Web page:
InsightsInsight - Family and Divorce - POSTED: July 5 2017
Marry me, my farm and my pre-nup?
With the height of wedding season nearly upon us, family solicitors find themselves increasingly busy advising and negotiating their client’s pre-nuptial agreement in advance of the big day.
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Whilst many may still seek to argue that to enter into a pre-nuptial agreement is unfair or unromantic, (what is a marriage after all if not to share and for better or for worse?) many more clients can rightfully argue that by being able to publicly discuss and scope an individuals’ financial expectation should the marriage not survive the test of time, that this, in itself, demonstrates a certain honesty and integrity that would put many marriages in good stead for long-term happiness.
I am often asked to identify whether there is a stereotype client who seeks a pre-nuptial agreement. It may come as a surprise that it is not always the wealthiest clients but those clients with mutual respect for each other’s assets. There is often an understanding of the need to protect family legacies, be it to safeguard land and farms that have been in families for generations, or where assets have been built up in the years before meeting their future spouse. Pre-nuptial agreements can also often be used to put to rest concerns from family members, whether it be children of a previous marriage or the concerns of wealthy elderly parents.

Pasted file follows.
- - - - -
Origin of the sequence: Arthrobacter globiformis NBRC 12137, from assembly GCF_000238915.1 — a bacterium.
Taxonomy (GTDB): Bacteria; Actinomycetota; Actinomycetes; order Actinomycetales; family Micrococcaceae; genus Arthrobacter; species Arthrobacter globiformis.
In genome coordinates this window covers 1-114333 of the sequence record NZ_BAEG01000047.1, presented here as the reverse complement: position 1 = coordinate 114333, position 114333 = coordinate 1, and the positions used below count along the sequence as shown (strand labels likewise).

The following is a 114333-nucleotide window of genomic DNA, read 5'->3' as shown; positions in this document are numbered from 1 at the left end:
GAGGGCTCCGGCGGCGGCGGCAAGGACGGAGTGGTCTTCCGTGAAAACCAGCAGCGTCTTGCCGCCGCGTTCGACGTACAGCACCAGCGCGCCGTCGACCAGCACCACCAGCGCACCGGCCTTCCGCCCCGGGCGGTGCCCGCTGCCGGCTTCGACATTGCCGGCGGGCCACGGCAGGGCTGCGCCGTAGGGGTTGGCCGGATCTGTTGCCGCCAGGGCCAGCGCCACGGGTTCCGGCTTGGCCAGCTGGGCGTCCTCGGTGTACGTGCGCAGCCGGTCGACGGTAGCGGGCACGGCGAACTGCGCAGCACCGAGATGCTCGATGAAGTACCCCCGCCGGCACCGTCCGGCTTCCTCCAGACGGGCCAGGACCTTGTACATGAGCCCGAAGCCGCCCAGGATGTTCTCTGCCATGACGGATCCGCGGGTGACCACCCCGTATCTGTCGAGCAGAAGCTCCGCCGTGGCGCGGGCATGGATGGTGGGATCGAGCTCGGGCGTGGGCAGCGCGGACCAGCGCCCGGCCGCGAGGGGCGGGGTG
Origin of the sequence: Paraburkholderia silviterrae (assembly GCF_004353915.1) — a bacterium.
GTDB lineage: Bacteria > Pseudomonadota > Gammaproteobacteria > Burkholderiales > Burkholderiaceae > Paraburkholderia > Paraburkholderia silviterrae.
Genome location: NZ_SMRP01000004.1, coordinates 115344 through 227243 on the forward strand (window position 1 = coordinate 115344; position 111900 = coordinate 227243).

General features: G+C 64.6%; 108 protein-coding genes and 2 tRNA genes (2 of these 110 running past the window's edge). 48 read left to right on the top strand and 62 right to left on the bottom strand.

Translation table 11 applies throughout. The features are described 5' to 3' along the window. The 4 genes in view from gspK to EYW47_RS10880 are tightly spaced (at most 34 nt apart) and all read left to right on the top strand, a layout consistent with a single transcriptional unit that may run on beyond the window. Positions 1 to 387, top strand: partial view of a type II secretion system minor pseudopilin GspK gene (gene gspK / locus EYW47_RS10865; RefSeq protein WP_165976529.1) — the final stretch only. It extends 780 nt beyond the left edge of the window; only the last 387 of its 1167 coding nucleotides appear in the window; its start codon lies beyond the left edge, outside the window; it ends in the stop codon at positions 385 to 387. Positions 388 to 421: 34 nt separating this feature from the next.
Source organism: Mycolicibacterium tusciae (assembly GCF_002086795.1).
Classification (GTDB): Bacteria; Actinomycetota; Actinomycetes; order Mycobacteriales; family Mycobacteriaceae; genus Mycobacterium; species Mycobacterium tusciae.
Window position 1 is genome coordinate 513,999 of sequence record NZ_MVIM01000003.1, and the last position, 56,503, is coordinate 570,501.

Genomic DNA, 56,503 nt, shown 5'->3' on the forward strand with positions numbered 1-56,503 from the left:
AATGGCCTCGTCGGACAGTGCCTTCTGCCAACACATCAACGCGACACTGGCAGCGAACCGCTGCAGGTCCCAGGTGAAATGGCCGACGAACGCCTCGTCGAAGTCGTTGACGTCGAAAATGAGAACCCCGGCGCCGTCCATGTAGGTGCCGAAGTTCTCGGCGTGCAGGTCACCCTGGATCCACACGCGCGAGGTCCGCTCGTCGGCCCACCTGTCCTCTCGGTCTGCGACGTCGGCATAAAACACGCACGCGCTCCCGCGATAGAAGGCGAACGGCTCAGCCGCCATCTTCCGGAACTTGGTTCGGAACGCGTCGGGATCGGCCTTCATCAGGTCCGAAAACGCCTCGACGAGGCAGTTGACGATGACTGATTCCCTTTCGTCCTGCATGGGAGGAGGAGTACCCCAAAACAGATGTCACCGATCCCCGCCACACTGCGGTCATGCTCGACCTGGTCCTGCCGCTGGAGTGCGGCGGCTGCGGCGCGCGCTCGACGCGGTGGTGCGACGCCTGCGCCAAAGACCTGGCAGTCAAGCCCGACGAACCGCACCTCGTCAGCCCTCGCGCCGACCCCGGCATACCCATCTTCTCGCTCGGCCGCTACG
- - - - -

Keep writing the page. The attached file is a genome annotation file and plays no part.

As to the legal enforceability of pre-nuptial agreement in the UK, whilst not yet legally binding, when taking into account ever-progressive case law in this area, it is clear that they carry greater and greater weight with the courts and within matrimonial proceedings. When properly entered into, pre-nuptial agreements can vastly reduce not only the financial but more importantly the emotional strain of negotiating a financial settlement where marriages break down.
The benefit of entering a pre-nuptial agreement is to regulate how assets built up either prior to the marriage or through wealthy family businesses should be dealt with upon a divorce, as well as to consider and agree how joint marital income and responsibilities should be recognised and quantified. Where farming communities are concerned, properties, as well as business interests, are often passed down through to the next working generation and for this reason, there is often good reason to consider protecting these interests by way of a pre-nuptial agreement.
Pre-nuptial agreements are not entered into lightly. To be of use, proper and timely consideration needs to be given as to the terms of the agreement as there is no one size fits all. The agreement needs to be fair, entered into without pressure and prepared with the benefit of financial disclosure, independent legal advice and in good time prior to the wedding.
In conclusion, there is considerable benefit in early discussion as to the treatment of “separate property” within a pre-nuptial agreement. With respect to our agricultural clients, this would often include the ring-fencing of shareholdings in family farming businesses, as well as the interest in the matrimonial home where this property is often part of the overall farm itself.
Mei-Ling McNab is a Partner in the Family team at Brachers. Please contact the team to discuss any issues raised in this article on 01622 690691 or Mei-Ling on Mei-LingMcNab@brachers.co.uk.
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